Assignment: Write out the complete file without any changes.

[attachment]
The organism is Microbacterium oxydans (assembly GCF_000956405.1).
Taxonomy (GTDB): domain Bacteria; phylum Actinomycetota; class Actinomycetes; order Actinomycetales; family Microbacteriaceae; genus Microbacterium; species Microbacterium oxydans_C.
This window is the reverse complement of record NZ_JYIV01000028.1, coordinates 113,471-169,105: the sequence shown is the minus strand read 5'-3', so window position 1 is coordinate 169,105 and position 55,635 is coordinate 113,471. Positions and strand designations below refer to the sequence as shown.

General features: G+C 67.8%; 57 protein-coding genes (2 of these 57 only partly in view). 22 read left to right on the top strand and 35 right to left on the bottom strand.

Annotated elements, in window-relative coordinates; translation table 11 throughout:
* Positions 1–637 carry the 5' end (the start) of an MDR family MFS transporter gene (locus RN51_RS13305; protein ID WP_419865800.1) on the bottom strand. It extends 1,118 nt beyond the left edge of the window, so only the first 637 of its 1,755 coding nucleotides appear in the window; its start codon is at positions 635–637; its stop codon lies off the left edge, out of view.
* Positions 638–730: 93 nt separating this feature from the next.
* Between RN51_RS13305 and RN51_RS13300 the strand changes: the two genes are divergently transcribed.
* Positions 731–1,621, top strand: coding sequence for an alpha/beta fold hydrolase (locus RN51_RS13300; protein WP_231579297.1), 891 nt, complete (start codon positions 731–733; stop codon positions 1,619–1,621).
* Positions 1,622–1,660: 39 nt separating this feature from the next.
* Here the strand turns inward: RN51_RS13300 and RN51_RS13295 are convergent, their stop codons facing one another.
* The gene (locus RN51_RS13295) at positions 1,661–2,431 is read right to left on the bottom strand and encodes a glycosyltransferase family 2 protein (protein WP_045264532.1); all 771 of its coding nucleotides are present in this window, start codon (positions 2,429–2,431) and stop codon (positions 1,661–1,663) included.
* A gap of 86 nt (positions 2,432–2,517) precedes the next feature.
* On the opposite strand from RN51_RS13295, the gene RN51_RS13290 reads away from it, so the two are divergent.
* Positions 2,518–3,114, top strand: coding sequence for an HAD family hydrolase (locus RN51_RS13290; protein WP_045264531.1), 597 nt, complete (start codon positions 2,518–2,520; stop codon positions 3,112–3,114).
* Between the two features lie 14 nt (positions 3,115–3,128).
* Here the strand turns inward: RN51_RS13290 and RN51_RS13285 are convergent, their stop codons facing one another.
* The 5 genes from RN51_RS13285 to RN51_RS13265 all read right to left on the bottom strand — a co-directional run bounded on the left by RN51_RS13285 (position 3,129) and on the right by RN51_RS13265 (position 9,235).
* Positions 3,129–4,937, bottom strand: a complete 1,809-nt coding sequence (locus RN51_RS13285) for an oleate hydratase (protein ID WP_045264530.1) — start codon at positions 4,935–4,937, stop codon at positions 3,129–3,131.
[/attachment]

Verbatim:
The organism is Microbacterium oxydans (assembly GCF_000956405.1).
Taxonomy (GTDB): domain Bacteria; phylum Actinomycetota; class Actinomycetes; order Actinomycetales; family Microbacteriaceae; genus Microbacterium; species Microbacterium oxydans_C.
This window is the reverse complement of record NZ_JYIV01000028.1, coordinates 113,471-169,105: the sequence shown is the minus strand read 5'-3', so window position 1 is coordinate 169,105 and position 55,635 is coordinate 113,471. Positions and strand designations below refer to the sequence as shown.

General features: G+C 67.8%; 57 protein-coding genes (2 of these 57 only partly in view). 22 read left to right on the top strand and 35 right to left on the bottom strand.

Annotated elements, in window-relative coordinates; translation table 11 throughout:
* Positions 1–637 carry the 5' end (the start) of an MDR family MFS transporter gene (locus RN51_RS13305; protein ID WP_419865800.1) on the bottom strand. It extends 1,118 nt beyond the left edge of the window, so only the first 637 of its 1,755 coding nucleotides appear in the window; its start codon is at positions 635–637; its stop codon lies off the left edge, out of view.
* Positions 638–730: 93 nt separating this feature from the next.
* Between RN51_RS13305 and RN51_RS13300 the strand changes: the two genes are divergently transcribed.
* Positions 731–1,621, top strand: coding sequence for an alpha/beta fold hydrolase (locus RN51_RS13300; protein WP_231579297.1), 891 nt, complete (start codon positions 731–733; stop codon positions 1,619–1,621).
* Positions 1,622–1,660: 39 nt separating this feature from the next.
* Here the strand turns inward: RN51_RS13300 and RN51_RS13295 are convergent, their stop codons facing one another.
* The gene (locus RN51_RS13295) at positions 1,661–2,431 is read right to left on the bottom strand and encodes a glycosyltransferase family 2 protein (protein WP_045264532.1); all 771 of its coding nucleotides are present in this window, start codon (positions 2,429–2,431) and stop codon (positions 1,661–1,663) included.
* A gap of 86 nt (positions 2,432–2,517) precedes the next feature.
* On the opposite strand from RN51_RS13295, the gene RN51_RS13290 reads away from it, so the two are divergent.
* Positions 2,518–3,114, top strand: coding sequence for an HAD family hydrolase (locus RN51_RS13290; protein WP_045264531.1), 597 nt, complete (start codon positions 2,518–2,520; stop codon positions 3,112–3,114).
* Between the two features lie 14 nt (positions 3,115–3,128).
* Here the strand turns inward: RN51_RS13290 and RN51_RS13285 are convergent, their stop codons facing one another.
* The 5 genes from RN51_RS13285 to RN51_RS13265 all read right to left on the bottom strand — a co-directional run bounded on the left by RN51_RS13285 (position 3,129) and on the right by RN51_RS13265 (position 9,235).
* Positions 3,129–4,937, bottom strand: a complete 1,809-nt coding sequence (locus RN51_RS13285) for an oleate hydratase (protein ID WP_045264530.1) — start codon at positions 4,935–4,937, stop codon at positions 3,129–3,131.